In order to demonstrate the “widespread hypocrisy in our relationship to animals”, Danish radio station Radio24syv killed a baby rabbit on air.
The baby rabbit, Allan, was killed by repeated blows to the head with a bicycle pump and Asger Juhl, one of the radio station's hosts, later skinned it with his children and planned to eat it as rabbit stew with his family and fellow host Kristoffer Eriksen.
"I hit it hard over the neck twice so that the cervical vertebrae fractured," Juhl told broadcaster TV 2.
"I was instructed by a zookeeper from Aalborg Zoo who hits several baby rabbits every week [to feed] the snakes," he added.
After a strong backlash and calls for a boycott, the radio station defended its rabbit-killing stunt by saying that it achieved its exact purpose, namely exposing the hypocrisy of those who claim to be animal lovers but eat meat.
“We killed an animal to eat it. Thus what the hosts did [Sunday] morning resembled what most of us do every day when we stand in front of the supermarket's refrigerated counter. We don't kill animals ourselves – but we buy and eat animals that have had a miserable life. And animals that were killed under the exact same controlled settings as the rabbit in the studio. Without it provoking strong reactions and boycotts,” Radio24syv wrote in a long Facebook post.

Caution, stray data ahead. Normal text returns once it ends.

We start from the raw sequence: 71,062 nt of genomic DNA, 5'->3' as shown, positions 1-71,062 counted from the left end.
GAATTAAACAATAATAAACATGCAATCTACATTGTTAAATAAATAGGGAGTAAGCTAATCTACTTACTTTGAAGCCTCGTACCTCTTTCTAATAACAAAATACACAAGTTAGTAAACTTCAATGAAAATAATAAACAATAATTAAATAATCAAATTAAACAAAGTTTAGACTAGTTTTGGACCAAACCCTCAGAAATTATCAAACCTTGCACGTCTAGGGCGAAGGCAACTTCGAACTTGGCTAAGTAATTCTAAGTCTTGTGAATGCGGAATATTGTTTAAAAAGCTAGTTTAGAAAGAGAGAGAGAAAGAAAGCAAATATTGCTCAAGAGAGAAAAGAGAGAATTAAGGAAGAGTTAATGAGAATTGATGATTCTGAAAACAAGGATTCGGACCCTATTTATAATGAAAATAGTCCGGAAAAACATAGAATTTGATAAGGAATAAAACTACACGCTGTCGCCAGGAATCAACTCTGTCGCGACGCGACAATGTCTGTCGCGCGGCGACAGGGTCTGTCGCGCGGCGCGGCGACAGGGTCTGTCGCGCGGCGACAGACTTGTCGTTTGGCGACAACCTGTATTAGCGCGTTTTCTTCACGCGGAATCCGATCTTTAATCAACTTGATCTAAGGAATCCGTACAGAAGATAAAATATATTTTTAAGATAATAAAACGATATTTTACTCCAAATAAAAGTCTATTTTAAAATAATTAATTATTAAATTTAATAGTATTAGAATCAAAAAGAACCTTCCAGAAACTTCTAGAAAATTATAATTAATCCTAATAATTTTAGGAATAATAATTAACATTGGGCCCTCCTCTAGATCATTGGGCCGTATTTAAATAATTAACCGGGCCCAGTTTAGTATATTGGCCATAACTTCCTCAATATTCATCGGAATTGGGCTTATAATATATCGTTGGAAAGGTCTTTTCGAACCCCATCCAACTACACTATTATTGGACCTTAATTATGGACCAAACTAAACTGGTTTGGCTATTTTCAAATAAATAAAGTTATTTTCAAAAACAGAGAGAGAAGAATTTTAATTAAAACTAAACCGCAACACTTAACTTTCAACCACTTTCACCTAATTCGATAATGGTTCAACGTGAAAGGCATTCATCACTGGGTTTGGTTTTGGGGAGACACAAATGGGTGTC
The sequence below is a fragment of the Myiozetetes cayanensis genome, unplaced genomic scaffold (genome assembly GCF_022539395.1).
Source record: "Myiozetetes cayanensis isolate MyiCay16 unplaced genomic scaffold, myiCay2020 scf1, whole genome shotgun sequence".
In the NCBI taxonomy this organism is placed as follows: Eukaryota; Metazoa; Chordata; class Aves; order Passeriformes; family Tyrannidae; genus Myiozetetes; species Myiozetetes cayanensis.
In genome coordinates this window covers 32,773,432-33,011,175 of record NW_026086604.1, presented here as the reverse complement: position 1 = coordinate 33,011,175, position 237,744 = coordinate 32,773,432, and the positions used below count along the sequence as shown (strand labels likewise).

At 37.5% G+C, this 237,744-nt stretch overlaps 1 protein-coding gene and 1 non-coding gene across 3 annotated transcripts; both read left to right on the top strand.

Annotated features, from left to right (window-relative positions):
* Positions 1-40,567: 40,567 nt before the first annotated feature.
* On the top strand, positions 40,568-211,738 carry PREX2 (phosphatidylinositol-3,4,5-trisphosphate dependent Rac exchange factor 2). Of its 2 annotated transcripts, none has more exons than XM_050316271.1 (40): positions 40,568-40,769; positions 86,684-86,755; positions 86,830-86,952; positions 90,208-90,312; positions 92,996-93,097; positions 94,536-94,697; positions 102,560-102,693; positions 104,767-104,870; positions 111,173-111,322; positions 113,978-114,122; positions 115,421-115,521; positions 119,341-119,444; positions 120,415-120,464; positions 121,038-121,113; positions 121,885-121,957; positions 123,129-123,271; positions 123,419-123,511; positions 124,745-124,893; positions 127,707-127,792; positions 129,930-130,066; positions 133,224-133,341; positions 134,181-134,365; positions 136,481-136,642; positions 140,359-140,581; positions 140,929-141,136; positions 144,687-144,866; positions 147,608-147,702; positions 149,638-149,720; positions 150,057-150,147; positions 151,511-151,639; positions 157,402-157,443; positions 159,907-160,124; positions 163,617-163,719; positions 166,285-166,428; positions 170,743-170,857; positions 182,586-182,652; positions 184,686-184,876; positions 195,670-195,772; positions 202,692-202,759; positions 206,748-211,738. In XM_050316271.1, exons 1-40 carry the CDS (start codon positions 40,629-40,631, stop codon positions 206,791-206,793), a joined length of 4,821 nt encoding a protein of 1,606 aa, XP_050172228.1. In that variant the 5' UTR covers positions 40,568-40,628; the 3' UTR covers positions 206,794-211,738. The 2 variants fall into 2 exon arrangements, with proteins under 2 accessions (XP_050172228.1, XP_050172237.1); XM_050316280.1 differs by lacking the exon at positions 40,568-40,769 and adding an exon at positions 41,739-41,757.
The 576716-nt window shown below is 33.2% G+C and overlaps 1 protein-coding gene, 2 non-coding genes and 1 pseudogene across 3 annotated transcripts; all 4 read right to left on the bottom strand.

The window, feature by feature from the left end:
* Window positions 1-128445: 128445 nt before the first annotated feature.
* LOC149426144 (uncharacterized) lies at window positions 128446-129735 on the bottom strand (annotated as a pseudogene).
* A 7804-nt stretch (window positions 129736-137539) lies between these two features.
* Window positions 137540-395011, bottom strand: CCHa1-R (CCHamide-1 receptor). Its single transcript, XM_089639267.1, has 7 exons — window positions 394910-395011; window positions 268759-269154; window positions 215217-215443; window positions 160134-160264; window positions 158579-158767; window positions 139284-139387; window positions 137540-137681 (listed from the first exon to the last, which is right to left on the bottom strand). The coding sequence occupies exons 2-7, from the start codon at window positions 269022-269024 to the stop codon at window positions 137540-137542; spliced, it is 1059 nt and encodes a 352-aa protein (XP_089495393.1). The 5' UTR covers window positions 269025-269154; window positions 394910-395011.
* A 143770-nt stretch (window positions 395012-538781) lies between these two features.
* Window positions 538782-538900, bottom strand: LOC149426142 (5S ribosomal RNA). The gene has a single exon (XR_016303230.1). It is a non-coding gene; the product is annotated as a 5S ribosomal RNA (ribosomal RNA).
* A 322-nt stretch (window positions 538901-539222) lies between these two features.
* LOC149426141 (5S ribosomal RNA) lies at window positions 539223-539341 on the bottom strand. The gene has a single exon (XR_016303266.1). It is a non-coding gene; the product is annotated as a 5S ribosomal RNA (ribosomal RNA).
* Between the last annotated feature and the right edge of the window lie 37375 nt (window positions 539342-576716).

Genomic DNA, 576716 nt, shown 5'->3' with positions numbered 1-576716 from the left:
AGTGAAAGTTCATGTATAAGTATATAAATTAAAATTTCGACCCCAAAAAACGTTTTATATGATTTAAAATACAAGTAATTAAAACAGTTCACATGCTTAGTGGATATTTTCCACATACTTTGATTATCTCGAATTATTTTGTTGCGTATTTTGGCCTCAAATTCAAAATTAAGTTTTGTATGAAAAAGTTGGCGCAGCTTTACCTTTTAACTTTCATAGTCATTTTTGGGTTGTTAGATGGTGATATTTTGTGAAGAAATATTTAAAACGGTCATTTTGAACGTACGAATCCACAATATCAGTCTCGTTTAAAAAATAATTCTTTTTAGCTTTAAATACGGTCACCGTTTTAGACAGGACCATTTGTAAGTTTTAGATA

The station said by killing and eating Allan, they wanted to shine a light on the conditions faced by animals in Denmark's agriculture sector.
“Danish consumers allow chicken farms to keep 13 chickens per square meter. And they accept lengthy and painful transport of animals to the slaughterhouse. In Danish pig farms, 25.000 piglets die every day, because agriculture has bred pigs that give birth to more piglets than the sow can feed. This is wasted life,” a subsequent English-language version of their Facebook post read.
The station killed the rabbit over the objections of reality star Linse Kessler, who was brought on the programme as an outspoken advocate for animal rights. Kessler tried to grab the animal and chased radio host Asger Juhl around the studio several times before being asked to leave.
"They wanted to see if they could kill him during the last show or if they had gotten too attached to him," she said in a video clip on her Facebook page.
Kessler said she thought she was capable of wresting the animal from Juhl but feared it would die a more painful death if she grabbed it.
In her video message, she said that she understood the point Radio24syv was trying to make but stressed that Allan should not have been killed on air.
“I could see that the message is actually for the best of animals but I think it is wrong,” she said.
R.I.P lille AllanPosted by Linse Kessler on Monday, May 25, 2015
News of the radio stunt quickly made its way to the international media, where several outlets drew parallels with the Copenhagen Zoo's controversial killing of the giraffe Marius last year which led to intense media coverage the world over.
That incident, just like the radio station's stunt, drew a mixed response in Denmark where agriculture is a key export industry.
"To provoke and to promote itself," Twitter user Steffen Andersen in Aarhus wrote, while journalist Brian Esbensen tweeted: "What if people were just as outraged over drowned refugees."